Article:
The Personal Ordinariates love Mary, the Mother of God. A much beloved part of the Patrimony of the Personal Ordinariates is Our Lady of Walsingham: one of the earliest Marian apparitions that took place in England (1061).
Better known to the wider Catholic Church is the second Marian apparition in England (Cambridge, 1251) to St Simon Stock: an Englishman and Superior General of the Carmelite Order. Traditionally Mary gave St Simon Stock the Brown Scapular, which has gone on to become the second biggest
devotion in the Catholic Church. But what role might the Brown Scapular play in the Personal Ordinariates?
With the creation of the Personal Ordinariates, and as such the returning of the English Christian tradition to the Catholic Church, we have found the Brown Scapular one of the many things which has shaped the wider Catholic Church that originated from the English Church. By the very merit of being members of the Catholic Church (as a 3rd Form of the Roman Rite no less), this devotion is as much ours as any other Catholic:
but its English roots gives us a special connection.
Many young Catholics who have taken interest in the Ordinariates often label themselves as “orthodox” and “traditional”: indeed, they are attracted to the Ordinariates as they are orthodox and traditional, with many identifying this by the “Lex Orandi, lex Credendi” of the Ordinariates’ traditional liturgy. Many of these young Catholics who have made the
Ordinariates their spiritual home, have been enrolled in the Brown Scapular: a case of like attracting like in terms of tradition.
In my opinion, any Ordinariate priest who wants to grow his community should hold a Scapular Mass at least once a year and advertise it to the local Catholic community: not only is this a service of spiritual care, it should attract the attention of those ‘orthodox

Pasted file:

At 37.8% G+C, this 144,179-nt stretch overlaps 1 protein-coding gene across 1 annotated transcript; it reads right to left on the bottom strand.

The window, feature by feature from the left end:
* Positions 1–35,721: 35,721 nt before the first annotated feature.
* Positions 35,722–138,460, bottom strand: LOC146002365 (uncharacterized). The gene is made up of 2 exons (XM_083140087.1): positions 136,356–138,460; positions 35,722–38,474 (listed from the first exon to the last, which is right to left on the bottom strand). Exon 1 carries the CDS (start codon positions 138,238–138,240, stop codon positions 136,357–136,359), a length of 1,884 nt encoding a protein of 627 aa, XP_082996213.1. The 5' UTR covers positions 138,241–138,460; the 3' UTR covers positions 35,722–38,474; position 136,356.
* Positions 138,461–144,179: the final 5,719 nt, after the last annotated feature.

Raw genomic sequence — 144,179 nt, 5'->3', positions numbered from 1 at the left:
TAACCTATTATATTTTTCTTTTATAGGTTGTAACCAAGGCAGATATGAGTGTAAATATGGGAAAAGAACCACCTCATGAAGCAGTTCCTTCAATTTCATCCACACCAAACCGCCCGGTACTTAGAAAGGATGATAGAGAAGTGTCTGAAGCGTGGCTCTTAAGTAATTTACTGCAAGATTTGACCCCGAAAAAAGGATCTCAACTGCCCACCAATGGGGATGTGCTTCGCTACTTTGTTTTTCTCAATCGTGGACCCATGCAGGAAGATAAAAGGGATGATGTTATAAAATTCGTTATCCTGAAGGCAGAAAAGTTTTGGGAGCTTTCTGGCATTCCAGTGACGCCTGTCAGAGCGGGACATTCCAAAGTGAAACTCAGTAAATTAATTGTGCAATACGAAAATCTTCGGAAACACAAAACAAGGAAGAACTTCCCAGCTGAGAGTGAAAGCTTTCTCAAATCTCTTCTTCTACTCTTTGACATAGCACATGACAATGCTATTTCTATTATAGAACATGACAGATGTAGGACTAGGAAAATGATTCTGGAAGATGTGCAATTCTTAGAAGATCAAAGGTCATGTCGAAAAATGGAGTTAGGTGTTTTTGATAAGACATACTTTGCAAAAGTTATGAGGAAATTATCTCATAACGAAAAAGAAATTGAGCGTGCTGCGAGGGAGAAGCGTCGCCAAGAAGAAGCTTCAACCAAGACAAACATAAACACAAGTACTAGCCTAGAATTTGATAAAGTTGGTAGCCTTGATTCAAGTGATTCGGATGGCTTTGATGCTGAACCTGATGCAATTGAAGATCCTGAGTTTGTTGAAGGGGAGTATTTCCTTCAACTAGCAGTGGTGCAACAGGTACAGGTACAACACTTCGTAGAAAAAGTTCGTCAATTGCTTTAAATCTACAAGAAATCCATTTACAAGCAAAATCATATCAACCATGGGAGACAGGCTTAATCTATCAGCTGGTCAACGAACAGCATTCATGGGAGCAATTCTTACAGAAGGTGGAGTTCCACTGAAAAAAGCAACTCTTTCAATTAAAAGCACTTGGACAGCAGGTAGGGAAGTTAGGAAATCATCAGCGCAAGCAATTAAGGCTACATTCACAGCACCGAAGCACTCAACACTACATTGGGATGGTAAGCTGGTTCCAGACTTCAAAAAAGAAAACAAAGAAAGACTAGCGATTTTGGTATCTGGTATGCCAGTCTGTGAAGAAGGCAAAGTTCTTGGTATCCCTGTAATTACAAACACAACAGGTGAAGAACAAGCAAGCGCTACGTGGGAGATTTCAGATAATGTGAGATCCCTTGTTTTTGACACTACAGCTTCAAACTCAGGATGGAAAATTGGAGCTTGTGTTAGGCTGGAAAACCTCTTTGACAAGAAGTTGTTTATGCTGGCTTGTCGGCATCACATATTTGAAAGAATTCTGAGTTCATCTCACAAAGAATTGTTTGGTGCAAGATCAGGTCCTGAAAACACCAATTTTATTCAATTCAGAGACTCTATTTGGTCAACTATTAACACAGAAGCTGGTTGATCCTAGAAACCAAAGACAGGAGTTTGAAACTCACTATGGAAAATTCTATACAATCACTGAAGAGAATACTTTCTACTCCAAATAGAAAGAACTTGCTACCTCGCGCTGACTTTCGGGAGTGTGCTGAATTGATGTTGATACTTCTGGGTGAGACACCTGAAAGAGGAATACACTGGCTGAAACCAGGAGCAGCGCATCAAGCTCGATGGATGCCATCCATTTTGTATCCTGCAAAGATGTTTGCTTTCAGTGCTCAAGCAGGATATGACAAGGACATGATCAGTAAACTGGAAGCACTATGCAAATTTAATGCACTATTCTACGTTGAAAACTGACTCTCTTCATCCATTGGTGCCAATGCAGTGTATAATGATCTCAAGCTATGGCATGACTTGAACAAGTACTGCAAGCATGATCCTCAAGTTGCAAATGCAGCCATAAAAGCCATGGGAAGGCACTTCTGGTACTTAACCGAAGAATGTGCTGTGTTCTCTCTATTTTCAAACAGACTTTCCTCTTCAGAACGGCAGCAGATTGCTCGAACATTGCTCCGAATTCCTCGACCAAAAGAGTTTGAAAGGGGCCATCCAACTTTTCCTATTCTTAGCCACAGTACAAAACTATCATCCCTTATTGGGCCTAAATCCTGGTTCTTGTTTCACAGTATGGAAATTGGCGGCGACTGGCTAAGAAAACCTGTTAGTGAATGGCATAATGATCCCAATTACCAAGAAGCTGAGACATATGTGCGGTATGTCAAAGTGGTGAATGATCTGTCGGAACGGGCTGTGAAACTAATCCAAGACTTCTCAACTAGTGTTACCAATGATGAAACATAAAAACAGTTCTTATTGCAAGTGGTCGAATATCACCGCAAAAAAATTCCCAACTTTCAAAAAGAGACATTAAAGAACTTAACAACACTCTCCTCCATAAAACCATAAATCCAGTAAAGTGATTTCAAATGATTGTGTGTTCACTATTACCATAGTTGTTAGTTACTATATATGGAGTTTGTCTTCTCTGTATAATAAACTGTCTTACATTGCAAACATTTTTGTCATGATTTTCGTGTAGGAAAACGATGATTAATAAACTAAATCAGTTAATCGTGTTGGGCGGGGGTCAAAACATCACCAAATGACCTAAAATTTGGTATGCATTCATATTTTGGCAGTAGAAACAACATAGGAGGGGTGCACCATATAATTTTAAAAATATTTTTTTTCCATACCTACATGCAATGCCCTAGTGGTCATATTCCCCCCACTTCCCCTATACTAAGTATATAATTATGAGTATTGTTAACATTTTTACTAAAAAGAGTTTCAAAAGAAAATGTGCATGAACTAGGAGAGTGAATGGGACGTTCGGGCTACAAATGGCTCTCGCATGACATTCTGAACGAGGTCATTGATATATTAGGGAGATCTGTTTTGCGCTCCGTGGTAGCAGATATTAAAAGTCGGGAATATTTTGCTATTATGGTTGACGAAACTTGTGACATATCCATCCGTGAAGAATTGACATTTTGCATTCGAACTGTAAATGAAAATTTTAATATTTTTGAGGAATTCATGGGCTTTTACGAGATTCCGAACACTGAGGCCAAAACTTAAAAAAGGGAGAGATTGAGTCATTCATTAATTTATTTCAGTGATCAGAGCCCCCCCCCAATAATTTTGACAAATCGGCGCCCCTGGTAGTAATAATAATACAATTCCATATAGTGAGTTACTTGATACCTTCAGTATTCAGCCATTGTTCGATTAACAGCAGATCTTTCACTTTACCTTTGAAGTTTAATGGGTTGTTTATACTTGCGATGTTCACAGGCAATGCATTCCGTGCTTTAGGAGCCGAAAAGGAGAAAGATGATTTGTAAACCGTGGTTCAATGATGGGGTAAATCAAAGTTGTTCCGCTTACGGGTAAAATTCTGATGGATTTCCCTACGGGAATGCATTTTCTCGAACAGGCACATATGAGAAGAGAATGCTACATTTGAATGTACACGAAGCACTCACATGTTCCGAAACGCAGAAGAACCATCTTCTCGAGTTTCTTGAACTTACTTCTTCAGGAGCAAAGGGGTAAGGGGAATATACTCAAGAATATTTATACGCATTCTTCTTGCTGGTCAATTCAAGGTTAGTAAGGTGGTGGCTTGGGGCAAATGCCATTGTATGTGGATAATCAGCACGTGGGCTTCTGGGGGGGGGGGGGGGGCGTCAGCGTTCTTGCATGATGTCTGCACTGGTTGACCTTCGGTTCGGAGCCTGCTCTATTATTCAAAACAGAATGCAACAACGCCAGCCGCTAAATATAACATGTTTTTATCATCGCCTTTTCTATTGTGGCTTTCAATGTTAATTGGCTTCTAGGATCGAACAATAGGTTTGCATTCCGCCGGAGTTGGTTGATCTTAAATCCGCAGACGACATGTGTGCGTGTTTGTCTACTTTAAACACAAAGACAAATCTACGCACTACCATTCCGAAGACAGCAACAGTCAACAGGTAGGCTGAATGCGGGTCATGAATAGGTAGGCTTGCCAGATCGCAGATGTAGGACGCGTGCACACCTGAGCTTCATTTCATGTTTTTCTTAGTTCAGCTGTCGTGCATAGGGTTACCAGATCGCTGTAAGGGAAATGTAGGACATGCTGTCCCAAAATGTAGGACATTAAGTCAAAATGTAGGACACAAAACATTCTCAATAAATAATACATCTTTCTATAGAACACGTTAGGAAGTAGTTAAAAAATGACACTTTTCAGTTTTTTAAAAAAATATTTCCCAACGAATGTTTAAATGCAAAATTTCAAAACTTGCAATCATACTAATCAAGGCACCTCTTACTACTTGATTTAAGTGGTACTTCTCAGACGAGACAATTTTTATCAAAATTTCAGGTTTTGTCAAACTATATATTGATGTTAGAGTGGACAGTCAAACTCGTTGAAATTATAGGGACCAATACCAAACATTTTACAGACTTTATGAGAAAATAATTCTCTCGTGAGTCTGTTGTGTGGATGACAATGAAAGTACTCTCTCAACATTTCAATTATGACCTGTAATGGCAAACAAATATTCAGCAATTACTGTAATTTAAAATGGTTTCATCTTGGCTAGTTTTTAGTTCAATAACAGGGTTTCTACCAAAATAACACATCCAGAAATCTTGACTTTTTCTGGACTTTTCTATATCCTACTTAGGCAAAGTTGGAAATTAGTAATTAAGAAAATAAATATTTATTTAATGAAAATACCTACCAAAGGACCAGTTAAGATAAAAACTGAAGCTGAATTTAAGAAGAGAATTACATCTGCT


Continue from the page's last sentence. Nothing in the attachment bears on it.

and traditional’ Catholic types who could make the Ordinariate their spiritual home. One of the roles of the Ordinariates is the veneration of English saints, many of whom were giants of the faith but have since been forgotten in the wider Catholic Church after the
Reformation. St Simon Stock was not only a Carmelite but an Englishman raised in the English Catholic tradition.
I would advocate St Simon Stock, along with John Henry Newman and G.K. Chesterton, are individuals the Ordinariates need to stress our legitimate claim as part of our Patrimony- not just for our benefit, but as they are fruits of the English Patrimony enjoyed and celebrated in the Church but ones few Catholics would associate with the Ordinariates.
By the Ordinariates promoting the Brown Scapular, not only is it a worthy devotion of spiritual benefit but it is an opportunity to promote the Ordinariates by associating ourselves with the second biggest devotion in the Catholic Church: if a devotion originating from a Marian apparition in England to an English saint is not worthy to be considered part of the Patrimony, I just don’t know what is.
This article first appeared in the UK Ordinariates Portal Magazine (06/2019)